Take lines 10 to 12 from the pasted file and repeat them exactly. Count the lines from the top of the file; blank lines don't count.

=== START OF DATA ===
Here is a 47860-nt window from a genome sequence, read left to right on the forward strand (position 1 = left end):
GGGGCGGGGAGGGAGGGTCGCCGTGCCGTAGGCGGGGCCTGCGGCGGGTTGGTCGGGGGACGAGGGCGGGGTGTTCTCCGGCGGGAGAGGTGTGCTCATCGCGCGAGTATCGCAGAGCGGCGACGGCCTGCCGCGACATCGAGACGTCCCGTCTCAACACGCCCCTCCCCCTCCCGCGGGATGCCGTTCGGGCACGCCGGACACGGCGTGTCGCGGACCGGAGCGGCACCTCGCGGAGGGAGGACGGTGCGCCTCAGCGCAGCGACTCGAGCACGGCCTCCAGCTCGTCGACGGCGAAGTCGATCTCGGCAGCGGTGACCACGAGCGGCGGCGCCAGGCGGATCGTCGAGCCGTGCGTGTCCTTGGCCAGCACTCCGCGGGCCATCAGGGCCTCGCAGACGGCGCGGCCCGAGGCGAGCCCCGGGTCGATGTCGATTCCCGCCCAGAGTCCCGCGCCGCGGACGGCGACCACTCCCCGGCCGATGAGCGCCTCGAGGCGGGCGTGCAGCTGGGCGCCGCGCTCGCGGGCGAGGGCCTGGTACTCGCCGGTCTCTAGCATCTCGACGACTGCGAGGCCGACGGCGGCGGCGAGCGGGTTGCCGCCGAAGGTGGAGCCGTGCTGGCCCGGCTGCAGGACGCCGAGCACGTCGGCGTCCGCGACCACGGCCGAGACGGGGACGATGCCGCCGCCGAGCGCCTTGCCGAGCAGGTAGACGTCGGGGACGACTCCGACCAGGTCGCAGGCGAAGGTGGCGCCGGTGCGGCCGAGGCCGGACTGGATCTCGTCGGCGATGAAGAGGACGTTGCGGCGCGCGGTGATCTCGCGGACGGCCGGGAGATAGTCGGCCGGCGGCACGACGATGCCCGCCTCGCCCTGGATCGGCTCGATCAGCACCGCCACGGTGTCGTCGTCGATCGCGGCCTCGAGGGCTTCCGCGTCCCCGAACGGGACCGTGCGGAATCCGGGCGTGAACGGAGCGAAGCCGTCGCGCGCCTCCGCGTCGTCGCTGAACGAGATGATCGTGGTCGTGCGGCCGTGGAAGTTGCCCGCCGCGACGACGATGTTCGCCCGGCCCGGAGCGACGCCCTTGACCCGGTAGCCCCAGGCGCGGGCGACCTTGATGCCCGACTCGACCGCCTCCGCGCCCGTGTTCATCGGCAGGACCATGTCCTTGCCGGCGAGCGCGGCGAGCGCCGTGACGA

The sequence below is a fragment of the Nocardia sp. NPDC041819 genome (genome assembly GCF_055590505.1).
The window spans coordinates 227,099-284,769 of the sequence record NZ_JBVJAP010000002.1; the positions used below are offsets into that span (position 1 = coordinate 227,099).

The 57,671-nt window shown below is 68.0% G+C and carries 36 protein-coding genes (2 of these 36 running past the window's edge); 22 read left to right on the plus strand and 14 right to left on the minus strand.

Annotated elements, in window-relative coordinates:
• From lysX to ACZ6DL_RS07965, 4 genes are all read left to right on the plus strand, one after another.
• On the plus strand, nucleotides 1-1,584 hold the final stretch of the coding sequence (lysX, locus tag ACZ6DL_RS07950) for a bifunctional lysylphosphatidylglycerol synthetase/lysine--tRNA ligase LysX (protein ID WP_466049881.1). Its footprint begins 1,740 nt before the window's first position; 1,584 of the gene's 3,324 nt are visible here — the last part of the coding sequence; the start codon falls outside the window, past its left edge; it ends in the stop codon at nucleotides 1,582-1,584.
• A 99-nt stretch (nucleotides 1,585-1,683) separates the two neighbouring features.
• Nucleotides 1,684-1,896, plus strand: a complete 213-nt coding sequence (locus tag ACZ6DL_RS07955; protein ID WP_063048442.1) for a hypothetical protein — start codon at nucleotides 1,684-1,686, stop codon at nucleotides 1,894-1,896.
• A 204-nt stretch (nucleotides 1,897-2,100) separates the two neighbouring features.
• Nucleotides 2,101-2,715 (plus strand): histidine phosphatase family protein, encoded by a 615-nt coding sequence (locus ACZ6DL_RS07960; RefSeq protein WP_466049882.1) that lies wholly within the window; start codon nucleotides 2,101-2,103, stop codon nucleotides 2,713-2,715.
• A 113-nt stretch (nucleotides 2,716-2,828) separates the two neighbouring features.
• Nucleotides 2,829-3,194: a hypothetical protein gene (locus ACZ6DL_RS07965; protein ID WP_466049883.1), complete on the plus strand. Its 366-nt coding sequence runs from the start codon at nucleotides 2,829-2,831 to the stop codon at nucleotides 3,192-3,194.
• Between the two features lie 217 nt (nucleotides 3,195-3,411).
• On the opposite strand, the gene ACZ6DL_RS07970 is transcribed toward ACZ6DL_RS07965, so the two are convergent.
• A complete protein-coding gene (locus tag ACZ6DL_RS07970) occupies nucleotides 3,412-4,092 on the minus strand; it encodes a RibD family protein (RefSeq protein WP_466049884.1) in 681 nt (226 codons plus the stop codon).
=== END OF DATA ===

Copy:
• Nucleotides 1,684-1,896, plus strand: a complete 213-nt coding sequence (locus tag ACZ6DL_RS07955; protein ID WP_063048442.1) for a hypothetical protein — start codon at nucleotides 1,684-1,686, stop codon at nucleotides 1,894-1,896.
• A 204-nt stretch (nucleotides 1,897-2,100) separates the two neighbouring features.
• Nucleotides 2,101-2,715 (plus strand): histidine phosphatase family protein, encoded by a 615-nt coding sequence (locus ACZ6DL_RS07960; RefSeq protein WP_466049882.1) that lies wholly within the window; start codon nucleotides 2,101-2,103, stop codon nucleotides 2,713-2,715.